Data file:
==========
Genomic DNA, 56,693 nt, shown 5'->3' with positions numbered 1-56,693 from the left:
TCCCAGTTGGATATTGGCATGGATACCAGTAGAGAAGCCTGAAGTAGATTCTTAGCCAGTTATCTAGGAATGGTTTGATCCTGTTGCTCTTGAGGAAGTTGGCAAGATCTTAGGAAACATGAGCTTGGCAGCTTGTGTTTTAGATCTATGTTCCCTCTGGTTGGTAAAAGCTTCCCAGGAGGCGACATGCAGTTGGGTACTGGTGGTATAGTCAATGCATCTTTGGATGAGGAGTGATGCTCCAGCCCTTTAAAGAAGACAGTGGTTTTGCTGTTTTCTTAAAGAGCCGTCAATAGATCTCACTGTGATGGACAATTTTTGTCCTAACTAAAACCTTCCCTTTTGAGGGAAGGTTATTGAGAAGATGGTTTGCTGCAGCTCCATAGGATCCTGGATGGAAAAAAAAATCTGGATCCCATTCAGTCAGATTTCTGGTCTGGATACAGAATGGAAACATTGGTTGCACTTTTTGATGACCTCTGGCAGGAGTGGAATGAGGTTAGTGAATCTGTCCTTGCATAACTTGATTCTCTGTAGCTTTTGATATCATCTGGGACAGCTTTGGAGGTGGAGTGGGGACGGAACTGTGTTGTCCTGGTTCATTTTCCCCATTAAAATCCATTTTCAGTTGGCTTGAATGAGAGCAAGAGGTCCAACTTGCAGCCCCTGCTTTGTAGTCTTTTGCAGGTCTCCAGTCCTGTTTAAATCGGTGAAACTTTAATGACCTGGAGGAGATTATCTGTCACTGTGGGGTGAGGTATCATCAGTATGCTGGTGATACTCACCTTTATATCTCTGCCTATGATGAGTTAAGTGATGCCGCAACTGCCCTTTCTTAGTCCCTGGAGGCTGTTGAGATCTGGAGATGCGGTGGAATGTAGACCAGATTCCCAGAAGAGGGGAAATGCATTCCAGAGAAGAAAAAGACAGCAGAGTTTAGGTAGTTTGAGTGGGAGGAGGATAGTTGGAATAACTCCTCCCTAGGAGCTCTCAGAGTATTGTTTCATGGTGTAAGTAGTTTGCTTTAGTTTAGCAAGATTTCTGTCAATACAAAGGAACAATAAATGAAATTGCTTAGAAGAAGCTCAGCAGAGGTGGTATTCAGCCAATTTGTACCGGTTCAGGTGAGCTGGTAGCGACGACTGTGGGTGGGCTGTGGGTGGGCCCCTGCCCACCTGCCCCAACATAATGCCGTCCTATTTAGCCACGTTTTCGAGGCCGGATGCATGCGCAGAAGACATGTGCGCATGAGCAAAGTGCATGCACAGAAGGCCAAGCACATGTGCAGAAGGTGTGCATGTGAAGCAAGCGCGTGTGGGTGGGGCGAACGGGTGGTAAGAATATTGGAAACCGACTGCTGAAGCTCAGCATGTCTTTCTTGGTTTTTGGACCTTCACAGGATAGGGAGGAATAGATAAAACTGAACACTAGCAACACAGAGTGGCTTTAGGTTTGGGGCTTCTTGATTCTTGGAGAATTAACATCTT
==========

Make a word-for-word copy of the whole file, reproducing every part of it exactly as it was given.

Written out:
Genomic DNA, 56,693 nt, shown 5'->3' with positions numbered 1-56,693 from the left:
TCCCAGTTGGATATTGGCATGGATACCAGTAGAGAAGCCTGAAGTAGATTCTTAGCCAGTTATCTAGGAATGGTTTGATCCTGTTGCTCTTGAGGAAGTTGGCAAGATCTTAGGAAACATGAGCTTGGCAGCTTGTGTTTTAGATCTATGTTCCCTCTGGTTGGTAAAAGCTTCCCAGGAGGCGACATGCAGTTGGGTACTGGTGGTATAGTCAATGCATCTTTGGATGAGGAGTGATGCTCCAGCCCTTTAAAGAAGACAGTGGTTTTGCTGTTTTCTTAAAGAGCCGTCAATAGATCTCACTGTGATGGACAATTTTTGTCCTAACTAAAACCTTCCCTTTTGAGGGAAGGTTATTGAGAAGATGGTTTGCTGCAGCTCCATAGGATCCTGGATGGAAAAAAAAATCTGGATCCCATTCAGTCAGATTTCTGGTCTGGATACAGAATGGAAACATTGGTTGCACTTTTTGATGACCTCTGGCAGGAGTGGAATGAGGTTAGTGAATCTGTCCTTGCATAACTTGATTCTCTGTAGCTTTTGATATCATCTGGGACAGCTTTGGAGGTGGAGTGGGGACGGAACTGTGTTGTCCTGGTTCATTTTCCCCATTAAAATCCATTTTCAGTTGGCTTGAATGAGAGCAAGAGGTCCAACTTGCAGCCCCTGCTTTGTAGTCTTTTGCAGGTCTCCAGTCCTGTTTAAATCGGTGAAACTTTAATGACCTGGAGGAGATTATCTGTCACTGTGGGGTGAGGTATCATCAGTATGCTGGTGATACTCACCTTTATATCTCTGCCTATGATGAGTTAAGTGATGCCGCAACTGCCCTTTCTTAGTCCCTGGAGGCTGTTGAGATCTGGAGATGCGGTGGAATGTAGACCAGATTCCCAGAAGAGGGGAAATGCATTCCAGAGAAGAAAAAGACAGCAGAGTTTAGGTAGTTTGAGTGGGAGGAGGATAGTTGGAATAACTCCTCCCTAGGAGCTCTCAGAGTATTGTTTCATGGTGTAAGTAGTTTGCTTTAGTTTAGCAAGATTTCTGTCAATACAAAGGAACAATAAATGAAATTGCTTAGAAGAAGCTCAGCAGAGGTGGTATTCAGCCAATTTGTACCGGTTCAGGTGAGCTGGTAGCGACGACTGTGGGTGGGCTGTGGGTGGGCCCCTGCCCACCTGCCCCAACATAATGCCGTCCTATTTAGCCACGTTTTCGAGGCCGGATGCATGCGCAGAAGACATGTGCGCATGAGCAAAGTGCATGCACAGAAGGCCAAGCACATGTGCAGAAGGTGTGCATGTGAAGCAAGCGCGTGTGGGTGGGGCGAACGGGTGGTAAGAATATTGGAAACCGACTGCTGAAGCTCAGCATGTCTTTCTTGGTTTTTGGACCTTCACAGGATAGGGAGGAATAGATAAAACTGAACACTAGCAACACAGAGTGGCTTTAGGTTTGGGGCTTCTTGATTCTTGGAGAATTAACATCTT